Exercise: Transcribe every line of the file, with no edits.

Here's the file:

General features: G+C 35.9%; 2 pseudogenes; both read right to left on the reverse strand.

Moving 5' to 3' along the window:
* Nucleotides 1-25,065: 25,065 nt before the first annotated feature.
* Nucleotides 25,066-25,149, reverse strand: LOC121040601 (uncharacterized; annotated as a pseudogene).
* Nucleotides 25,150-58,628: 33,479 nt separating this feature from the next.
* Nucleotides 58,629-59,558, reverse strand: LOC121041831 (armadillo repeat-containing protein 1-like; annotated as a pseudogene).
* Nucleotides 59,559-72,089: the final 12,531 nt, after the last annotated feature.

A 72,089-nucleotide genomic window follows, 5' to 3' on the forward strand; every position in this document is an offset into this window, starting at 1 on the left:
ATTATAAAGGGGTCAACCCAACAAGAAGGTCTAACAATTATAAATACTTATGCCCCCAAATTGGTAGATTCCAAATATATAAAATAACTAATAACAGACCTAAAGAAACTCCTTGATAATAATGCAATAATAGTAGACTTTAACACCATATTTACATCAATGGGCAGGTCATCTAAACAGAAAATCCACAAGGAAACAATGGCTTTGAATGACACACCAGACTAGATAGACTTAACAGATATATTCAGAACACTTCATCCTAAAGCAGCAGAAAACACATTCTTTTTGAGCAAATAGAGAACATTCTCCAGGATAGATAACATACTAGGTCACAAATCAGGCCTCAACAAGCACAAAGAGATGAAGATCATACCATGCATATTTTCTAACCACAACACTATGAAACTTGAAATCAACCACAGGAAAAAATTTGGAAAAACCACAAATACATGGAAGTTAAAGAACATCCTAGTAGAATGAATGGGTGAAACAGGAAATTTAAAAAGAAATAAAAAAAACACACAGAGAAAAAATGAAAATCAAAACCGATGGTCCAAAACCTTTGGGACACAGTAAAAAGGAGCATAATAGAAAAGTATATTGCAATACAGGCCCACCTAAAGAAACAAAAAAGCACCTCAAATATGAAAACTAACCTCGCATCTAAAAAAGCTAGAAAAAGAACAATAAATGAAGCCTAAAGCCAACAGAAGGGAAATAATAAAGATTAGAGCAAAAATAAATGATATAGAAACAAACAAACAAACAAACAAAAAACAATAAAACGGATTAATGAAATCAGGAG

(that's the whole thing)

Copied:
General features: G+C 35.9%; 2 pseudogenes; both read right to left on the reverse strand.

Moving 5' to 3' along the window:
* Nucleotides 1-25,065: 25,065 nt before the first annotated feature.
* Nucleotides 25,066-25,149, reverse strand: LOC121040601 (uncharacterized; annotated as a pseudogene).
* Nucleotides 25,150-58,628: 33,479 nt separating this feature from the next.
* Nucleotides 58,629-59,558, reverse strand: LOC121041831 (armadillo repeat-containing protein 1-like; annotated as a pseudogene).
* Nucleotides 59,559-72,089: the final 12,531 nt, after the last annotated feature.

A 72,089-nucleotide genomic window follows, 5' to 3' on the forward strand; every position in this document is an offset into this window, starting at 1 on the left:
ATTATAAAGGGGTCAACCCAACAAGAAGGTCTAACAATTATAAATACTTATGCCCCCAAATTGGTAGATTCCAAATATATAAAATAACTAATAACAGACCTAAAGAAACTCCTTGATAATAATGCAATAATAGTAGACTTTAACACCATATTTACATCAATGGGCAGGTCATCTAAACAGAAAATCCACAAGGAAACAATGGCTTTGAATGACACACCAGACTAGATAGACTTAACAGATATATTCAGAACACTTCATCCTAAAGCAGCAGAAAACACATTCTTTTTGAGCAAATAGAGAACATTCTCCAGGATAGATAACATACTAGGTCACAAATCAGGCCTCAACAAGCACAAAGAGATGAAGATCATACCATGCATATTTTCTAACCACAACACTATGAAACTTGAAATCAACCACAGGAAAAAATTTGGAAAAACCACAAATACATGGAAGTTAAAGAACATCCTAGTAGAATGAATGGGTGAAACAGGAAATTTAAAAAGAAATAAAAAAAACACACAGAGAAAAAATGAAAATCAAAACCGATGGTCCAAAACCTTTGGGACACAGTAAAAAGGAGCATAATAGAAAAGTATATTGCAATACAGGCCCACCTAAAGAAACAAAAAAGCACCTCAAATATGAAAACTAACCTCGCATCTAAAAAAGCTAGAAAAAGAACAATAAATGAAGCCTAAAGCCAACAGAAGGGAAATAATAAAGATTAGAGCAAAAATAAATGATATAGAAACAAACAAACAAACAAACAAAAAACAATAAAACGGATTAATGAAATCAGGAG